The Kenobi Code

Obi-Wan Kenobi is often considered as the greatest Jedi to ever live. There is certainly good reason for this, both in and out of universe. As the first Jedi introduced in the saga, he set the standard by which every other Jedi, even Yoda himself, would be measured in the eyes of fans. While the hundreds of other Jedi introduced in the saga all have admirable traits of their own, Obi-Wan has remained the stalwart answer to the question of who the greatest Jedi truly is. But…why?

An understanding must start from Kenobi’s place of origin, A New Hope. There he is established as the wizened mentor who sets Luke on the path of his Hero’s Journey. In this regard he is typical to the Campbellian arc. Below the surface there is more though. There is a man who has sacrificed everything he’s ever known and become a recluse for two decades in order to stand for what he believes in. The new series on Disney+, Obi-Wan Kenobi, will explore what this means for the character as he begins his hermithood and begins to figure out what those beliefs are outside of the Order proper.

Kenobi’s most important act, however, comes not on the sands of Tatooine but on the Death Star. As the trio of Han, Luke, and Leia are attempting to get back to the Millennium Falcon, he proves his commitment to the light once more by sacrificing himself . But he is more than a martyr. He is a model, one that Luke will emulate years later by throwing his weapon away instead of striking his father down. When Luke has to stand front of his own failed student, he takes the same peaceful approach that Kenobi did in letting Vader strike him down. Had Luke not seen Kenobi’s selfless act, and had Kenobi lacked the faith in the Force to act himself, the galaxy would be a tragically different place.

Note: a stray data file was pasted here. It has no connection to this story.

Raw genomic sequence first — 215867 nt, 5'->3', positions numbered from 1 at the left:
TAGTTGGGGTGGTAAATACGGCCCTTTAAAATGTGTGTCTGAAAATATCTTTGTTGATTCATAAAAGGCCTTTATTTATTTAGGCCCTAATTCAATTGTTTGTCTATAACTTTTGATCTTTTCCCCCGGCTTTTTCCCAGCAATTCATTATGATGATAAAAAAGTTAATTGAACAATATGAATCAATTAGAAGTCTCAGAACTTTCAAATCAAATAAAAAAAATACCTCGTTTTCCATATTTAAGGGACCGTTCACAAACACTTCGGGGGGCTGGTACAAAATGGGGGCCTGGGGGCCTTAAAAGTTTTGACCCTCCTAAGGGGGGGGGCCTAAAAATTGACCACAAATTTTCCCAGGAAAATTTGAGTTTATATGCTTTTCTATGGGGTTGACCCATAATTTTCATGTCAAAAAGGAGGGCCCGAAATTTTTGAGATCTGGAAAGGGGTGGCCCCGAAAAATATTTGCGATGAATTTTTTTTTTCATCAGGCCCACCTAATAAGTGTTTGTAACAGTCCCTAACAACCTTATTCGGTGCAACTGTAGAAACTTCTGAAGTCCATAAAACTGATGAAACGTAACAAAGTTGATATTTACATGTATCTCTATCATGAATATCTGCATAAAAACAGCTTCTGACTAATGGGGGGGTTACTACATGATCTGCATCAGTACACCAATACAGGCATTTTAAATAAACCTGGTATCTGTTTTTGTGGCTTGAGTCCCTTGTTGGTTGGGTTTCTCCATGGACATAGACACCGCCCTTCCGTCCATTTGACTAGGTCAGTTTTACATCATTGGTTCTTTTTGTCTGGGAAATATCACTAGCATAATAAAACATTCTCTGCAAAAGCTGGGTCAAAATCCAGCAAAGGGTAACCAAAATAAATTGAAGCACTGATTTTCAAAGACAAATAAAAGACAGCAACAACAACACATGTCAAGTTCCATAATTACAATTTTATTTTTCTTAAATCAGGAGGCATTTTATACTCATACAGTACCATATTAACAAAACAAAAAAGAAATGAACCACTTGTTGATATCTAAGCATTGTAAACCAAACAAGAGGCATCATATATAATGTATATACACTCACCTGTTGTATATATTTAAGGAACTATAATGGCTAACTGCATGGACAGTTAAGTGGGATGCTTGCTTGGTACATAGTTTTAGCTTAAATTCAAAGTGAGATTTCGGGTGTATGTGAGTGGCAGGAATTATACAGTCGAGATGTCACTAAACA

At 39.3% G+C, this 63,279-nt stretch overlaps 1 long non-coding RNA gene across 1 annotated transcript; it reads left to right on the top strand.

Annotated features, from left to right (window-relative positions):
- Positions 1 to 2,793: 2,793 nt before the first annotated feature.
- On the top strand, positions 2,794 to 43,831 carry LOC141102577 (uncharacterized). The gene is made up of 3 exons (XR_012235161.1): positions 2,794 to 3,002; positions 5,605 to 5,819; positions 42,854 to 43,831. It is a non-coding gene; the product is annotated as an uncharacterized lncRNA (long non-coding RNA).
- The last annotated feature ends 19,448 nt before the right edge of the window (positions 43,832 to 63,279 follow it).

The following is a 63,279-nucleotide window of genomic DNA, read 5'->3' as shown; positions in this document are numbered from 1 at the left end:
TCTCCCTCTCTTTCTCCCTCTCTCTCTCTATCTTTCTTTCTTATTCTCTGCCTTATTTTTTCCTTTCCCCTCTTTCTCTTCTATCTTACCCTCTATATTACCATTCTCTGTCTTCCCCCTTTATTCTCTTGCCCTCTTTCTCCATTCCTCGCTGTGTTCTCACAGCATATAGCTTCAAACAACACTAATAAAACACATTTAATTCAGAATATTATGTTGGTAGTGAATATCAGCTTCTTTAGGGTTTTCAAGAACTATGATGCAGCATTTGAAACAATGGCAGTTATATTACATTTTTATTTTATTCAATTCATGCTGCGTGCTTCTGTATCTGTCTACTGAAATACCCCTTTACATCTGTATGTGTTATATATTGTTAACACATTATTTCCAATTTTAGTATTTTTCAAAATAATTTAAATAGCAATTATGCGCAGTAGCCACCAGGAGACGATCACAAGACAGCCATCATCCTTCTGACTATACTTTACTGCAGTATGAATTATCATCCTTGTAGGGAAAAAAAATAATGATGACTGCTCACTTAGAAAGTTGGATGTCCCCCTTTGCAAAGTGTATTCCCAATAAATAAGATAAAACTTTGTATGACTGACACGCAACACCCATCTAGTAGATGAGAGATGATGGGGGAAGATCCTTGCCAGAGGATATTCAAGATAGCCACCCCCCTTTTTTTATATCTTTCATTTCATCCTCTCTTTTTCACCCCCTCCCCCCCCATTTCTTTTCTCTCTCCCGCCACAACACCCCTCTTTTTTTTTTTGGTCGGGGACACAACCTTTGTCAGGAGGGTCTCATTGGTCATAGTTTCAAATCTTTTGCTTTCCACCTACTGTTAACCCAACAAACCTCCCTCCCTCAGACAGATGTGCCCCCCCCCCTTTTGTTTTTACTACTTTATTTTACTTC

The prequels add great depth to this moment. Despite all the tragedy Kenobi faces, never once is there a question of his willingness to stand for his code. Arguments can be made that his code was too dependent on the Jedi Code; those arguments have merit. Nonetheless, his line in the sand is as clearly defined as any character in Star Wars (and possibly all of fiction). That line is where he stands when he makes the choice between killing a man he loved as a brother or giving his own life to stand for the faith said brother had lost.

There have been plenty of chances for Obi-Wan to cross that line, but he never did. Qui-Gon Jinn, his master, dies while Kenobi cannot do anything about it. But he does not falter. Satine, the love of his life, is killed right before his eyes, but he does not sway. The Jedi Order falls at the hands of their closest allies, but he does not give in to his grief. Padme, one of his closest friends, dies essentially in his arms, but he gives his life to giving her family a second chance. When his best friend and brother, Anakin Skywalker, turns to the dark side, Obi-Wan does not sacrifice his faith in the light. He does not kill Anakin/Vader because that is against what he stands for.

Obi-Wan stands for the light, for the Jedi, and for the Force. Those all make him a hero, but they do not make him relatable. His empathy for others does that. It is why he cannot kill Anakin. It is why he holds his greatest adversary, Maul, as the former Sith Lord dies. Here is the man that killed his master, killed his true love, and spent years working solely to make Kenobi’s life miserable. Obi-Wan’s reaction is not anger, not aggression, not even resentment. It is empathy.

That empathy starts within. Obi-Wan knows and admits that he has flaws. In The Phantom Menace, Padawan Obi-Wan apologizes to his master for his behavior in front of the Council. That shows a vulnerability many Jedi at the time lacked. In Return of the Jedi, Kenobi admits to Luke that he thought, as it regards Anakin, that he could “train him as well as Yoda. [He] was wrong.” Here he not only admits not being a perfect Jedi, he admits not being a perfect man. By not trying to be perfect, he becomes the ideal.

Chief amongst those flaws is his conviction that Luke has to kill Vader. But in his final scene, as he stands by Yoda and his brother, the look on Obi-Wan gives Luke shows gratitude and an understanding that he was wrong again. But that it is okay. Even as a part of the Force itself, Kenobi learns. He grows, he shows forgiveness, and he embraces his place in the larger part of things. That is what a Jedi not only should be, it is what a Jedi must be.

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